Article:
As it developed, Smart gave its advertising agency, DM9JaymeSyfu, the challenge to come up with a "very human" concept. The agency then turned to Reyes to translate their idea into video. For background, Jun had also directed the PLDT commercial Suportahan ta ka that gave rise to a fancy catchphrase and catapulted an unknown talent, Christian Vasquez to fame.

"There’s psychology behind the Smart commercial," Jun elaborates. "The psychology of the dialogue would represent the idea that the wife is already taking over the function of the husband, who is helpless in his wheelchair and cannot speak. Ito nahanap ko sa palengke… tatawagan ko na ang tubero. Subconsciously, you get involved with the running dialogue of the wife, then, unexpectedly, her cellphone beeps. All hell breaks loose. We did not have the luxury of film. I was constantly timing. The commercial was 45 seconds but the dialogue has to be completed in 15 seconds. We kept revising until we got it right."

And just as crucial was the choice of talents for the wife and husband. From 50, Reyes narrowed down the choice to seasoned PETA actors Irma Adlawan and Nanding Josef.

Despite an avowed passion for the creative aspect of his career, Jun has not lost sight of the fact that commercials are commission-based: "Commercial is selling a service, a product. But if you have materials like this, you don’t sell outright. You’re selling an emotion, which is more significant in terms of concept in the advertising world. In the Christian Vasquez commercial for instance, the subliminal message is that NDD using landline is important… di ka mauubusan ng load. But what sold it is the commercial did not say anything about using NDD."

Even during his spare time, the commercial director can’t stay away from moving images. "Watching DVDs!" Without skipping a heartbeat, this was his response when asked about what he does to unwind.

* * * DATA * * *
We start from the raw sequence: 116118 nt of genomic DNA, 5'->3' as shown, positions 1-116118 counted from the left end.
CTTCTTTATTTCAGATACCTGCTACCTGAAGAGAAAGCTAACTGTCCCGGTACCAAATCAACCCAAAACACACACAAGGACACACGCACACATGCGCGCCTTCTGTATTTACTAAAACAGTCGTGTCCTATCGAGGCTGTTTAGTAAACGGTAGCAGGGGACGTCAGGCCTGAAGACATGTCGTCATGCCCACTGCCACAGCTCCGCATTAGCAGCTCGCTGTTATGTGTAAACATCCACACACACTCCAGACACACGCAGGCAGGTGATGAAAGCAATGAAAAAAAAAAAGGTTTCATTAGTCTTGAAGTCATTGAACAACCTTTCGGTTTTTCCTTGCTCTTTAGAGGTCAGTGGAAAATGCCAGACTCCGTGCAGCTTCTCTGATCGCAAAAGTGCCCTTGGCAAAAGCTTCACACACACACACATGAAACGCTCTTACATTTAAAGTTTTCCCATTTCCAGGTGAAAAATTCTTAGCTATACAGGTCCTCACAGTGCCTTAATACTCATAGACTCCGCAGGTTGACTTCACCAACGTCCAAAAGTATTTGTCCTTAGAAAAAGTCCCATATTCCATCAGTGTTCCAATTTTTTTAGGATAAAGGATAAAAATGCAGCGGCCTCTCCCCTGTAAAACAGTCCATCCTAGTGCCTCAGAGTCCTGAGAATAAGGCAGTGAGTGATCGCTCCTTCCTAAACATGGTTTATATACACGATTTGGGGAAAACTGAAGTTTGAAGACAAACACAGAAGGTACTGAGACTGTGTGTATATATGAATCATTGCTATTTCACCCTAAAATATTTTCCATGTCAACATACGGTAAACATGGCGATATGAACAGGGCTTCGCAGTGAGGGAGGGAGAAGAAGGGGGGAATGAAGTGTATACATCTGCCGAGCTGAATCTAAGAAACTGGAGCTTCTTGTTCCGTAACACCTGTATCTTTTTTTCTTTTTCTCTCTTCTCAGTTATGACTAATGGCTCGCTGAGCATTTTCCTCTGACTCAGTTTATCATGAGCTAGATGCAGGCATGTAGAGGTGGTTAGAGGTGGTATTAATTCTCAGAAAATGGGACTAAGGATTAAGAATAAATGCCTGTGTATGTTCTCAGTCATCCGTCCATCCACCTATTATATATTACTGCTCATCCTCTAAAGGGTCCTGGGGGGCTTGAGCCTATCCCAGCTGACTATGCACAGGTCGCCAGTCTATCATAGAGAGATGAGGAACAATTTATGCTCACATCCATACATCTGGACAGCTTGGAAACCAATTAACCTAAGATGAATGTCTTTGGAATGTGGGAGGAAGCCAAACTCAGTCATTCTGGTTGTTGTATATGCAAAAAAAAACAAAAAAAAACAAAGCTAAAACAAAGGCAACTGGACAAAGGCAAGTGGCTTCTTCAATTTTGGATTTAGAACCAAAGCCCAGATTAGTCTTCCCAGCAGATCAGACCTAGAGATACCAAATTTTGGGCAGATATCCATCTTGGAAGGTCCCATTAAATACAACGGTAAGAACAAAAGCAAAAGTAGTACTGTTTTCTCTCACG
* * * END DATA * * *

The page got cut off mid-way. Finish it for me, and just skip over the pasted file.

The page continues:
But the realization that he wanted to stay behind the camera didn’t dawn early on Reyes, who signed on in two college courses before settling down on a bachelor’s degree in Communications at the Ateneo de Manila University. From there he moved to study filmmaking at the London Film School. Since then, Jun has been on the right track. Proof of this is his pivotal role in the flourishing of the production house.

Jun reminisces how he and Tony traveled around abroad to source for equipment. "That’s how we upgraded. Tony has very good vision on what we need to create a company that’s dynamic. We work independently, but we check and balance each other. Then after a while, we collude."

It is with this type of partnership that Unitel has come to evolve from being a production house to an integrated company with highly-specialized divisions. "Before the editing was part of the production house. Now it’s already separate."

The five-time 4As winner of Production House of the Year has even established Unitel Pictures. With this development, is movie directing in the offing for Reyes? "All of us want to make that transition. I’m not in a hurry. It will happen because that’s where the soul is."

  • Latest
  • Trending
Are you sure you want to log out?
Login is one of the most vibrant, opinionated, discerning communities of readers on cyberspace. With your meaningful insights, help shape the stories that can shape the country. Sign up now!

or sign in with